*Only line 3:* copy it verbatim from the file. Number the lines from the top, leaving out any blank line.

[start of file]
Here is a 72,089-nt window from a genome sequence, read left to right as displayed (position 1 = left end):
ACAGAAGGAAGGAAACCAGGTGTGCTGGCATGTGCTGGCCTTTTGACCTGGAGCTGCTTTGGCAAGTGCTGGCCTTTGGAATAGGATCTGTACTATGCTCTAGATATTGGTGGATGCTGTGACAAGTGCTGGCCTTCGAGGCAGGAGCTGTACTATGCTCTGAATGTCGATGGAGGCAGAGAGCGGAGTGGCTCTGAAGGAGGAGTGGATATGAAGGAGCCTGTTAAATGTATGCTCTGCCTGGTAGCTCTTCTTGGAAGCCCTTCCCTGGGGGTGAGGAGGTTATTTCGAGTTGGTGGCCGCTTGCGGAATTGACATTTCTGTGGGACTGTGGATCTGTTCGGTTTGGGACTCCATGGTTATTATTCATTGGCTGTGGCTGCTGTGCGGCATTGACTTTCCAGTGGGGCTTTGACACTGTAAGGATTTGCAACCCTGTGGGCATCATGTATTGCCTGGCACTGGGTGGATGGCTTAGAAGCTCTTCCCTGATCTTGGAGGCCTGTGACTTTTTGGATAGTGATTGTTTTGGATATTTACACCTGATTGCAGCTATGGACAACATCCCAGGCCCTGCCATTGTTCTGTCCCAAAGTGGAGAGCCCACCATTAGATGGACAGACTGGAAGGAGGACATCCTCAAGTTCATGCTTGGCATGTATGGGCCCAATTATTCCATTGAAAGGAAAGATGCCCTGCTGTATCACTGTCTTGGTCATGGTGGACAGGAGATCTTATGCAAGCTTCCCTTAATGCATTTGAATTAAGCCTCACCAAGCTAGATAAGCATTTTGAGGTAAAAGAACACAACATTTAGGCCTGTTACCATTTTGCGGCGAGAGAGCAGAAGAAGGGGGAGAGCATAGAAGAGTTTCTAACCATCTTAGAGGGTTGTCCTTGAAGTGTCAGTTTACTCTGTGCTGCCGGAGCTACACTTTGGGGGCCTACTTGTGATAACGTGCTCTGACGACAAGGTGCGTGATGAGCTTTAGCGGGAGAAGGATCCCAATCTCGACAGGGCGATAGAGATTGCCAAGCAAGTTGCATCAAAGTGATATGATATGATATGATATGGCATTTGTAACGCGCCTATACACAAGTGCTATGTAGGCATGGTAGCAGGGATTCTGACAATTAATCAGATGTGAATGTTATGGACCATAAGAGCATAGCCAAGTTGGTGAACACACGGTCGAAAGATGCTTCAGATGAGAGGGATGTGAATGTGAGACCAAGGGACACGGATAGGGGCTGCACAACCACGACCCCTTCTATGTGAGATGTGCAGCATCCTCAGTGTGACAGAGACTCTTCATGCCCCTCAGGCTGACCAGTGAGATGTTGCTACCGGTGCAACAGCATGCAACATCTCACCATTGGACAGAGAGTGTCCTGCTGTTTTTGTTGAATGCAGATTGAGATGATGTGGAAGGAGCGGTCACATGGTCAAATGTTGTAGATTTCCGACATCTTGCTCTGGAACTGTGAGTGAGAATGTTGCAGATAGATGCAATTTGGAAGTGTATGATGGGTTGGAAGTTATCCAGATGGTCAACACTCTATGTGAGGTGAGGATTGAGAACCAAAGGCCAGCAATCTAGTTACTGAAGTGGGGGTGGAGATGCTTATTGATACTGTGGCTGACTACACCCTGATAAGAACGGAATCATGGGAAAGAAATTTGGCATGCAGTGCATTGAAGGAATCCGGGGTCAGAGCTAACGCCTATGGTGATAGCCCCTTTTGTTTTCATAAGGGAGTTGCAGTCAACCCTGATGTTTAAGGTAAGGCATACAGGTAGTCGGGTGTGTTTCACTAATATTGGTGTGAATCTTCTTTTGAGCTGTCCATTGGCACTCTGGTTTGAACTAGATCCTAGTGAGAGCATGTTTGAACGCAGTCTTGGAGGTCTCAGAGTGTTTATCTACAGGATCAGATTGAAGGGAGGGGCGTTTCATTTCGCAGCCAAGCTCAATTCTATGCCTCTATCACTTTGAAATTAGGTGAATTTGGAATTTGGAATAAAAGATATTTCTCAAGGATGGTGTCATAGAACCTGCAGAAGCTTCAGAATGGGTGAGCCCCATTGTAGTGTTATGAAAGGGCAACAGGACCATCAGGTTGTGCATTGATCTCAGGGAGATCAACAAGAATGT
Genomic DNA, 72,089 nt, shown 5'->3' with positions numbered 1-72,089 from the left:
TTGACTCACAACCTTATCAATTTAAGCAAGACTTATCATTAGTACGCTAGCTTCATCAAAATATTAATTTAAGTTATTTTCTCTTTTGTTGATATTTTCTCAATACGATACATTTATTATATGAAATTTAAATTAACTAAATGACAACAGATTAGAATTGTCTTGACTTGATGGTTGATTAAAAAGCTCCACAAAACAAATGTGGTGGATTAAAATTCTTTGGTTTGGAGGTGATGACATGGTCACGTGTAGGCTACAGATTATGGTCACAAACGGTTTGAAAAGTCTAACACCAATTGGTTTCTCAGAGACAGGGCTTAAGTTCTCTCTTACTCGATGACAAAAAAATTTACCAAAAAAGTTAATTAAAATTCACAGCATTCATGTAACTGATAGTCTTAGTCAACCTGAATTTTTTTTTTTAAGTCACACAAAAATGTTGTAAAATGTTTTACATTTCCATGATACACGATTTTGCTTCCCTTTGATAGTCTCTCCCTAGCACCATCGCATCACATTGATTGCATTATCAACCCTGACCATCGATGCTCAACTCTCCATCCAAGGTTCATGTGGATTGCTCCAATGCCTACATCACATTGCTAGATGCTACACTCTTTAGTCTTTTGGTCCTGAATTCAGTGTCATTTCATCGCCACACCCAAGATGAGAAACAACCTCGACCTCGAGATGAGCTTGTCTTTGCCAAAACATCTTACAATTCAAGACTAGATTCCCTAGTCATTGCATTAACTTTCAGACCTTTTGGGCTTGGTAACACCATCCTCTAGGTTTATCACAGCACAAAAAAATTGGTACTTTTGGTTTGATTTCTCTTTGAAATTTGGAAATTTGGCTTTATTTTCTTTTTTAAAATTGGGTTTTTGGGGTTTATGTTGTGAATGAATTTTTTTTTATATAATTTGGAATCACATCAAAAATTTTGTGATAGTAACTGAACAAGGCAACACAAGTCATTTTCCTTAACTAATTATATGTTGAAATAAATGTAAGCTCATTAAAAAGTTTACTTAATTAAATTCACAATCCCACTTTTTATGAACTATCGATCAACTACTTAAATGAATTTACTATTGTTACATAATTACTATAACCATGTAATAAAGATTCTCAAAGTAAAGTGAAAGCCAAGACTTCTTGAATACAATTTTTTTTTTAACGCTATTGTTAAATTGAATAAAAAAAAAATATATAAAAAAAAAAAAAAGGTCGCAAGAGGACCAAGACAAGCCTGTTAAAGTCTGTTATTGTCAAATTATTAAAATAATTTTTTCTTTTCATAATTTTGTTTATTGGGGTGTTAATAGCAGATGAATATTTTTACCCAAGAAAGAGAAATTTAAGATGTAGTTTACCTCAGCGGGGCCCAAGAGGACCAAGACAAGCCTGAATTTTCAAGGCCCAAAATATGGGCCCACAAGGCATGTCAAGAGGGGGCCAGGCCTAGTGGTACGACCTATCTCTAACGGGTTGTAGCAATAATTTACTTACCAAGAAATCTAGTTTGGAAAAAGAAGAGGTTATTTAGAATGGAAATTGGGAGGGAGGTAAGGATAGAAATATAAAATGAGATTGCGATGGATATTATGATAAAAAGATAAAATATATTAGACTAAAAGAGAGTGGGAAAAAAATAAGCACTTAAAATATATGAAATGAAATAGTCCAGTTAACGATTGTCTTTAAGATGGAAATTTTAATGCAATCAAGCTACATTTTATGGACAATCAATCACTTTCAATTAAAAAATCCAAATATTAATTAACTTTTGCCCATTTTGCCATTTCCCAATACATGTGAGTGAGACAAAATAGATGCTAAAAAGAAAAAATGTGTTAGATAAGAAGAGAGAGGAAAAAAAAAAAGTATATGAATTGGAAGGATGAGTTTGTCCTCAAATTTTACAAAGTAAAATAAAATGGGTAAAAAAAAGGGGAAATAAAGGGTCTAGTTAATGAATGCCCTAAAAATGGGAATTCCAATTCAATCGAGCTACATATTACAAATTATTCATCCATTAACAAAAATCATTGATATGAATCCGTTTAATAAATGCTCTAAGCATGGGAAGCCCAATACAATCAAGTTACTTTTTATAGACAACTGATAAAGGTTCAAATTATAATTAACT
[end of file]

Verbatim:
Genomic DNA, 72,089 nt, shown 5'->3' with positions numbered 1-72,089 from the left: